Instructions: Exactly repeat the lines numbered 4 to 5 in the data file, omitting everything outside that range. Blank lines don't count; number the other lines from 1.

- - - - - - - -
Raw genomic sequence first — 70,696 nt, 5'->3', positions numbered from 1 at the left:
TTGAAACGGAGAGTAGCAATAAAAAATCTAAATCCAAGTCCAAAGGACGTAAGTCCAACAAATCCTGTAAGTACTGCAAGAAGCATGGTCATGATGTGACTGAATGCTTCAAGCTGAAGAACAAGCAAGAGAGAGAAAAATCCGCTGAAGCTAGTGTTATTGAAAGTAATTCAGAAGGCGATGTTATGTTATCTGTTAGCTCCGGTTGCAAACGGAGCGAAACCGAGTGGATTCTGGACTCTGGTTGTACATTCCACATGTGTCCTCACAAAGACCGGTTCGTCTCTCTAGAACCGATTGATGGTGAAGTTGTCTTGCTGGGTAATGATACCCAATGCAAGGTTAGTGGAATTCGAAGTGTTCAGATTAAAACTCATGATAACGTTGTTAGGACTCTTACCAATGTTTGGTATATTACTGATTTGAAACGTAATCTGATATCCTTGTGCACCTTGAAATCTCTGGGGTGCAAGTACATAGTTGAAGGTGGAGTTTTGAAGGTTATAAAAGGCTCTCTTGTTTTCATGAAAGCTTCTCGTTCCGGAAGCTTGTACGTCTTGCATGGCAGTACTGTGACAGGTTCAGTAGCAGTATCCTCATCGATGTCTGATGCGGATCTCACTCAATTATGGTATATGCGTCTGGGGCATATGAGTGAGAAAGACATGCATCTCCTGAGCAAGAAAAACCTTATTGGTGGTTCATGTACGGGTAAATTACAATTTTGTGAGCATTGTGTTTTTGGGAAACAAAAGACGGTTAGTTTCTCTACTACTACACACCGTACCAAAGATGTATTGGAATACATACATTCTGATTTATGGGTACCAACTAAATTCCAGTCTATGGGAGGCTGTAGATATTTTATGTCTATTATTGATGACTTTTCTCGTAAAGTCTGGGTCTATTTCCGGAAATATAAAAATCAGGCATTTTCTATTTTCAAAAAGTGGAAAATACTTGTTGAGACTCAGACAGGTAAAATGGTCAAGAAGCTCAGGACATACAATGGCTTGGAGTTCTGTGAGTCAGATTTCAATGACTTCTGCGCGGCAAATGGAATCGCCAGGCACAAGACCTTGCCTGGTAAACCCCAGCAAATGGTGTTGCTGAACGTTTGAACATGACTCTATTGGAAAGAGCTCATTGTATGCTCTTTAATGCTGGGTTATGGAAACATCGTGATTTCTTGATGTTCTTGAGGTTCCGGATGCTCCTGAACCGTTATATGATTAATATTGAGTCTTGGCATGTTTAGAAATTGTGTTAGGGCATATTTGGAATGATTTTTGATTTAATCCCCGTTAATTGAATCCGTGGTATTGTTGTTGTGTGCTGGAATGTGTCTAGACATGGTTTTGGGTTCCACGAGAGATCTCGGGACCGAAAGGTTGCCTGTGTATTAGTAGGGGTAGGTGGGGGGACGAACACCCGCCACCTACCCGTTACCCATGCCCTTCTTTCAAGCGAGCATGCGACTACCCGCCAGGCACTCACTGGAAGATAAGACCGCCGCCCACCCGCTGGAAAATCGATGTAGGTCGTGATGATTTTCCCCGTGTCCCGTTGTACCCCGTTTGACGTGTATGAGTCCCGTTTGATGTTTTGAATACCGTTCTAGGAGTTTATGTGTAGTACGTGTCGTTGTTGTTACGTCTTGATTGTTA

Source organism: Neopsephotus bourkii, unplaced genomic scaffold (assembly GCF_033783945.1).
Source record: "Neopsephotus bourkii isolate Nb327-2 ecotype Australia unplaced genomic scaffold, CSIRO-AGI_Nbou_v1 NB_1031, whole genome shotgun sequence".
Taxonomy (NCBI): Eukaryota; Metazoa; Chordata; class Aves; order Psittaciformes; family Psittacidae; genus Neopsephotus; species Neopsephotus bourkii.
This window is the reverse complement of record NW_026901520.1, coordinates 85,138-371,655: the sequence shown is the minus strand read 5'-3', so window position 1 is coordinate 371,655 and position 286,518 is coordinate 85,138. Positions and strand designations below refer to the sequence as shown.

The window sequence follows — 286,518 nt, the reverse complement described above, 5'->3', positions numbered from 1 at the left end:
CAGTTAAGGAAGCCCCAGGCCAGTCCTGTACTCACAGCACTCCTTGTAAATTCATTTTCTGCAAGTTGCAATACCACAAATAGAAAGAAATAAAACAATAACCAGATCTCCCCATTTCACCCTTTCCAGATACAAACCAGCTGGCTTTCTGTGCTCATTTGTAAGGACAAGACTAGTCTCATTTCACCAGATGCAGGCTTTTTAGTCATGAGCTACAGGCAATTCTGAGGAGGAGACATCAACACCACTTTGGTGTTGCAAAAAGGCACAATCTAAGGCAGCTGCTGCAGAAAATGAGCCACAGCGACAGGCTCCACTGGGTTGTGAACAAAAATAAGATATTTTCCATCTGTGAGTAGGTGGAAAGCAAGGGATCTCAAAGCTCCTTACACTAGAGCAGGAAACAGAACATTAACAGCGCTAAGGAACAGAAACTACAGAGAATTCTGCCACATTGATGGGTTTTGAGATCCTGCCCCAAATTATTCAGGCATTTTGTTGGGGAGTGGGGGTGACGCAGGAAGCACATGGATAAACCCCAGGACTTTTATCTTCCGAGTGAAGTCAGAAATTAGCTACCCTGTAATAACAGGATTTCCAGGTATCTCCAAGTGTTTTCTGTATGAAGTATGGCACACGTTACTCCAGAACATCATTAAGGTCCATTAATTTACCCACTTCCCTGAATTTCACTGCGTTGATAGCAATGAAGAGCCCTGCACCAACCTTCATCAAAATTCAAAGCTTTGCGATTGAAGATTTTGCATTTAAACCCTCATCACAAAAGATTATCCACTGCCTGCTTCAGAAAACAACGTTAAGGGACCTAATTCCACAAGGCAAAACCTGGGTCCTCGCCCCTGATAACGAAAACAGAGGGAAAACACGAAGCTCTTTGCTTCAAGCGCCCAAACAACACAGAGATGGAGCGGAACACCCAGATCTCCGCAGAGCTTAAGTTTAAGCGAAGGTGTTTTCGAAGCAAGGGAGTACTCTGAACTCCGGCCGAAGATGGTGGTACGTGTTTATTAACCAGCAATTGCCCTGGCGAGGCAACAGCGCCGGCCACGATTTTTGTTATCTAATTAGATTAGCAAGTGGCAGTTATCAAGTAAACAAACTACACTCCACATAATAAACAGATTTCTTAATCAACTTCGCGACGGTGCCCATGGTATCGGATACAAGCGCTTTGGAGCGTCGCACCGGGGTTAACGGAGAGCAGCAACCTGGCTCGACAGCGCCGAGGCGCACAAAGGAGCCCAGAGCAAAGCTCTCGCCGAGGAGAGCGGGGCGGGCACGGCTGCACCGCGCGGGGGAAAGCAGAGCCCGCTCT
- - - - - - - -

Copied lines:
Source record: "Neopsephotus bourkii isolate Nb327-2 ecotype Australia unplaced genomic scaffold, CSIRO-AGI_Nbou_v1 NB_1031, whole genome shotgun sequence".
Taxonomy (NCBI): Eukaryota; Metazoa; Chordata; class Aves; order Psittaciformes; family Psittacidae; genus Neopsephotus; species Neopsephotus bourkii.